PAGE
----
Government promotion of the building and stocking of shelters galvanized family consumption and participation in the growth of the war-time economy. Businesses across the nation specially marketed their building materials, generators, furniture, survival gear, and food products to exploit nuclear fears. Many hardware and department stores set up entire displays consisting of the necessary goods to build or stock a home shelter. Civil defense
plans suggested that at minimum a seven to fourteen-day supply of food and water be kept in fallout shelters and supermarkets. Food brands created and marketed specific fallout shelter foodstuffs, such as crackers and canned water.
The media supported this wartime propaganda by averring that Americans could survive a nuclear war by escaping to underground bunkers. A constant stream of newspaper articles and periodicals reminded the American public of the current status of the Cold War conflict and how best to prepare for the uncertain future. Joseph Masco, "Life Underground: Building the Bunker Society," Anthropology Now 1, no. 2 (2009): 20.Anthropologist Joseph Masco has observed that underground shelter was marketed as the new American frontier. Nothing was more authentically American than being prepared on all fronts for a “Red” nuclear attack and being able to survive in this underground secured territory, “where the resilient citizen could outwit a dangerous world with grit, skill, and moral determination.”
With roots in the romanticized ideal of the settler-colonial foundations of the nation—the “Wild West” and the American dream—the underground frontier of the bunker as a means of survival appealed to many Americans, who believed independence and resilience in the face of threat were core American values.
Promoting the survivability of nuclear war in fallout shelters was the public face of a far more thorough shelter effort to construct hardened facilities for military technologies and resources. In 1959, Cheyenne Mountain, outside of Colorado Springs, Colorado, was selected to house the North American Aerospace Defense Command (NORAD)
, the collaborative U.S.-Canada organization that provides aerospace warning, air sovereignty, and protection for North America. The location deep inside the Cheyenne Mountain Complex
would protect NORAD’s system of computers in case of a nuclear strike. The burrowed complex remains one of the most famous icons of the Cold War in Colorado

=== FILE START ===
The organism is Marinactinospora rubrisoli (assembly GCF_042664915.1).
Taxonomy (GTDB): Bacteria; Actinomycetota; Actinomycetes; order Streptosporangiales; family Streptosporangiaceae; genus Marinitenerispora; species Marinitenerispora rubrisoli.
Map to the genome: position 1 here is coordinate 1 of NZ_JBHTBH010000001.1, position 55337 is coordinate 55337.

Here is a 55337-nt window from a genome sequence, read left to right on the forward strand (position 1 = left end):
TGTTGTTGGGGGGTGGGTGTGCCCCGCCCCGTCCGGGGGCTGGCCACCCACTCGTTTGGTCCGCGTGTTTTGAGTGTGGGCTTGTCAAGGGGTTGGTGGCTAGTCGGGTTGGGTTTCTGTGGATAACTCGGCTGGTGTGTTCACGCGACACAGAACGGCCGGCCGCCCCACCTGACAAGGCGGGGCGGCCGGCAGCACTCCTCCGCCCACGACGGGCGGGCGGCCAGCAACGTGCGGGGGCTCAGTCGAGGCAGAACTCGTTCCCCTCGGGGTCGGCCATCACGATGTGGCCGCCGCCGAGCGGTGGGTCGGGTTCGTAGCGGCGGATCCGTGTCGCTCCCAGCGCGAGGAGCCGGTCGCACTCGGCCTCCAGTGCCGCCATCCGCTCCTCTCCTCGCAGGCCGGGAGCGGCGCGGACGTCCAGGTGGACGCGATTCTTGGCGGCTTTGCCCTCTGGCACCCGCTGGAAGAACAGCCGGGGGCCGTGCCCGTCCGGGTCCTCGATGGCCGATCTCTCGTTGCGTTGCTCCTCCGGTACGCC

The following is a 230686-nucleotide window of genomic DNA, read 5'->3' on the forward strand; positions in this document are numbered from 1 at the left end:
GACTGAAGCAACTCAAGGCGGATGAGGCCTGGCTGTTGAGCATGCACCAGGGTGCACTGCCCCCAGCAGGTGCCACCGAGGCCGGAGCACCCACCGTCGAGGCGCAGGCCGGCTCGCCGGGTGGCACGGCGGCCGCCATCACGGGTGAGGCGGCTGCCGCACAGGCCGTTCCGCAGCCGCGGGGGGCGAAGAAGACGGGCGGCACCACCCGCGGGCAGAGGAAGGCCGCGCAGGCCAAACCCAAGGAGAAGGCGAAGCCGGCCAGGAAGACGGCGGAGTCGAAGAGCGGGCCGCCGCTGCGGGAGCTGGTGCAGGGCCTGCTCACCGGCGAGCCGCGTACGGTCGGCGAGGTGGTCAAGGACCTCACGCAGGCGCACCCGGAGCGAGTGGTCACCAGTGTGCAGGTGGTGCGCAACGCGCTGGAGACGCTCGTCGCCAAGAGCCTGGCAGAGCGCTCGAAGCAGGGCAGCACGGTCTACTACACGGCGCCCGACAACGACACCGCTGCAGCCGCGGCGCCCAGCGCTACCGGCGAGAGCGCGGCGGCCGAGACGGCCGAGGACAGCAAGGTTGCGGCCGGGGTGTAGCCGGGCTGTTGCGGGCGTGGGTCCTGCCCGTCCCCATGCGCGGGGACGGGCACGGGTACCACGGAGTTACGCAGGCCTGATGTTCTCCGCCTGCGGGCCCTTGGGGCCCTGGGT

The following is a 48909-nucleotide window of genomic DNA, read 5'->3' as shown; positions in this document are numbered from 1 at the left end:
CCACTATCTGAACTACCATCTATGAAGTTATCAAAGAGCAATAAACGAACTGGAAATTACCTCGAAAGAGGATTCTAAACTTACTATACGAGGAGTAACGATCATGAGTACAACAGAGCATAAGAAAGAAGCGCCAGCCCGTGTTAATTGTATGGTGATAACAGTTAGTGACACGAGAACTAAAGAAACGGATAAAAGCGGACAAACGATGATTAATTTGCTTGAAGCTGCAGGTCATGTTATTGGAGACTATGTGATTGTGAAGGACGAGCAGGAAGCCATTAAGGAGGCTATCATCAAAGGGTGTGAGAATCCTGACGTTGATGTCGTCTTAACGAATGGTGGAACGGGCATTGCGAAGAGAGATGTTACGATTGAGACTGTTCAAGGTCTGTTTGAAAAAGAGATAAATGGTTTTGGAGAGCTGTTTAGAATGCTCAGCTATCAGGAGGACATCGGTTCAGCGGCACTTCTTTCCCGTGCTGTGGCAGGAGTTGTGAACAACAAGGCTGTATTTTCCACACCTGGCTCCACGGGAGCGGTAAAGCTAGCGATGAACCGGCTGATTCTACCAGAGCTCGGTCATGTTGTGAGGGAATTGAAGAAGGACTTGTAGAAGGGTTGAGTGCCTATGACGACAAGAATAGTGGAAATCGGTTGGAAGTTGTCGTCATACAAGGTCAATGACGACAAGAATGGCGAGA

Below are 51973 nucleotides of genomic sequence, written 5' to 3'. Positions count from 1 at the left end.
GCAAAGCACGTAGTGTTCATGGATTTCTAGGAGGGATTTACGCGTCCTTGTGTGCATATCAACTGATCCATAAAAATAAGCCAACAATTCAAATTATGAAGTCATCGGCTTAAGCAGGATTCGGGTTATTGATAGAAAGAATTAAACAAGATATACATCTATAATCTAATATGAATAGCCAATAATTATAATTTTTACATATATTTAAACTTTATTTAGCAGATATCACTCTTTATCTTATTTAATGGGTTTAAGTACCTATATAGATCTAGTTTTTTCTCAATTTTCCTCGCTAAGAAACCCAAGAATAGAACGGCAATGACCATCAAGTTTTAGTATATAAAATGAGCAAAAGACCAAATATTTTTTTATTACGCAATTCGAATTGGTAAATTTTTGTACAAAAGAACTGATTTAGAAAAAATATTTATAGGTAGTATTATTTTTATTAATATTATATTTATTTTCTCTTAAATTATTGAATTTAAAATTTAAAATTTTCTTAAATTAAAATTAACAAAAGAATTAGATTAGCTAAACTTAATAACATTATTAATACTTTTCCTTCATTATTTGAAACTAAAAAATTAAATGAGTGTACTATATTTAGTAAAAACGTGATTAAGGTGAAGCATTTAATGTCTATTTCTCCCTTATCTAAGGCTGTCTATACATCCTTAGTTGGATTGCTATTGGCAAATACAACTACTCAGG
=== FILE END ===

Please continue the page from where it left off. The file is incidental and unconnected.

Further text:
Communal Fallout Shelters in the Front Range and Denver Metropolitan Area
Weapons construction complexes and other military infrastructure located along the eastern slope of the Rocky Mountains put Colorado on the map as a potential target for missile strikes. The most notable risks to communities along the Front Range came from the proximity of Denver to the Rocky Mountain Arsenal
and the Rocky Flats
manufacturing facility, the proximity of Colorado Springs to the U.S. Air Force’s Cheyenne Mountain Complex
, and important manufacturing and military operations in Fort Collins and Pueblo
. The perceived risk associated with proximity to locations for potential missile strikes prompted local governments and municipalities to develop over one thousand shelters in the Denver metropolitan area alone, resulting in one of the highest numbers of communal shelters of any city in the United States.
The National Fallout Shelter Survey and Marking Program, implemented by the Kennedy Administration in 1961, funded an extensive survey of buildings to determine suitable shelter placement. Local governments hired local architectural and engineering companies to assess buildings in order to determine the feasibility of constructing public fallout shelter locations. These locations were then mapped, marked by signs and in community shelter plans, and occasionally stocked with survival supplies. Nathan Heffel, "Not That You'll Need Them, But You Can Still Spot Some of Denver's Fallout Shelters," Colorado Public Radio, August 15, 2017, http://www.cpr.org/show-segment/not-that-youll-need-them-but-you-can-still-spot-some-of-denvers-fallout-shelters/.A partnership between the federal government and state and local government agencies helped to maintain and keep records of these facilities
Karen Waddell, Interior of former Office of Civil Defense Emergency Operations Center at the Denver Federal Center, 1999, National Archives and Records Administration